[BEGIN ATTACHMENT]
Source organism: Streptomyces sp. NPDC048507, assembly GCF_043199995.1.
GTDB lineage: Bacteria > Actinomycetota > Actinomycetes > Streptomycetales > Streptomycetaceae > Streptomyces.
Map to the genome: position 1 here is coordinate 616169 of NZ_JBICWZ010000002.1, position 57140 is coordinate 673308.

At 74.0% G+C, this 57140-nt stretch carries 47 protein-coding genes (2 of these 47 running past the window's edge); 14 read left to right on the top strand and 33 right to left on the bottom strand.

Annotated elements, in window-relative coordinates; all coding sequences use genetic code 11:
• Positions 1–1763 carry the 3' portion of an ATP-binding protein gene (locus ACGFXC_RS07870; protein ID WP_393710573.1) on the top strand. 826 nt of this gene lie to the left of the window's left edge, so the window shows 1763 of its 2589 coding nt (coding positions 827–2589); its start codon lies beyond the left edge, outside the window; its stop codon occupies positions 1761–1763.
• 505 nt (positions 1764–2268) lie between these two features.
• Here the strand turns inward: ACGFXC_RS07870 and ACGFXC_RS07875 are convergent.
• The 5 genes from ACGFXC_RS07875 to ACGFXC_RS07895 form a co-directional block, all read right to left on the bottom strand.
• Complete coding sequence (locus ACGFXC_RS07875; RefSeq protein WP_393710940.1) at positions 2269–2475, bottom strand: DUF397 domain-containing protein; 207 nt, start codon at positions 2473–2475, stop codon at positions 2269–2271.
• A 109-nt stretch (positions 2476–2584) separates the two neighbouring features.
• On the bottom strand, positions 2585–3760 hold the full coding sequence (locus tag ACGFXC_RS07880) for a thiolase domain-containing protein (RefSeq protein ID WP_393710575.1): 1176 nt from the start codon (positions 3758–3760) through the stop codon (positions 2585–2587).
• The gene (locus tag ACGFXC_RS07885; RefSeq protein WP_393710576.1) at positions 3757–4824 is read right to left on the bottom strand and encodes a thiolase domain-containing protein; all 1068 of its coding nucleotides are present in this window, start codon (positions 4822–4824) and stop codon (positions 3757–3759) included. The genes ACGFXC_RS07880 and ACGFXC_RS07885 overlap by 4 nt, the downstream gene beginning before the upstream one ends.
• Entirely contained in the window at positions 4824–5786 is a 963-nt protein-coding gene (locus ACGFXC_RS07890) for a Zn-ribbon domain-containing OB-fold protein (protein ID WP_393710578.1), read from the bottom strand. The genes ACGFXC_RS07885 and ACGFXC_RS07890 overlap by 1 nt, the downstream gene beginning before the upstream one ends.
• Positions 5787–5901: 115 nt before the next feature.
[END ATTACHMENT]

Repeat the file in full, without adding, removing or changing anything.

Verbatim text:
Source organism: Streptomyces sp. NPDC048507, assembly GCF_043199995.1.
GTDB lineage: Bacteria > Actinomycetota > Actinomycetes > Streptomycetales > Streptomycetaceae > Streptomyces.
Map to the genome: position 1 here is coordinate 616169 of NZ_JBICWZ010000002.1, position 57140 is coordinate 673308.

At 74.0% G+C, this 57140-nt stretch carries 47 protein-coding genes (2 of these 47 running past the window's edge); 14 read left to right on the top strand and 33 right to left on the bottom strand.

Annotated elements, in window-relative coordinates; all coding sequences use genetic code 11:
• Positions 1–1763 carry the 3' portion of an ATP-binding protein gene (locus ACGFXC_RS07870; protein ID WP_393710573.1) on the top strand. 826 nt of this gene lie to the left of the window's left edge, so the window shows 1763 of its 2589 coding nt (coding positions 827–2589); its start codon lies beyond the left edge, outside the window; its stop codon occupies positions 1761–1763.
• 505 nt (positions 1764–2268) lie between these two features.
• Here the strand turns inward: ACGFXC_RS07870 and ACGFXC_RS07875 are convergent.
• The 5 genes from ACGFXC_RS07875 to ACGFXC_RS07895 form a co-directional block, all read right to left on the bottom strand.
• Complete coding sequence (locus ACGFXC_RS07875; RefSeq protein WP_393710940.1) at positions 2269–2475, bottom strand: DUF397 domain-containing protein; 207 nt, start codon at positions 2473–2475, stop codon at positions 2269–2271.
• A 109-nt stretch (positions 2476–2584) separates the two neighbouring features.
• On the bottom strand, positions 2585–3760 hold the full coding sequence (locus tag ACGFXC_RS07880) for a thiolase domain-containing protein (RefSeq protein ID WP_393710575.1): 1176 nt from the start codon (positions 3758–3760) through the stop codon (positions 2585–2587).
• The gene (locus tag ACGFXC_RS07885; RefSeq protein WP_393710576.1) at positions 3757–4824 is read right to left on the bottom strand and encodes a thiolase domain-containing protein; all 1068 of its coding nucleotides are present in this window, start codon (positions 4822–4824) and stop codon (positions 3757–3759) included. The genes ACGFXC_RS07880 and ACGFXC_RS07885 overlap by 4 nt, the downstream gene beginning before the upstream one ends.
• Entirely contained in the window at positions 4824–5786 is a 963-nt protein-coding gene (locus ACGFXC_RS07890) for a Zn-ribbon domain-containing OB-fold protein (protein ID WP_393710578.1), read from the bottom strand. The genes ACGFXC_RS07885 and ACGFXC_RS07890 overlap by 1 nt, the downstream gene beginning before the upstream one ends.
• Positions 5787–5901: 115 nt before the next feature.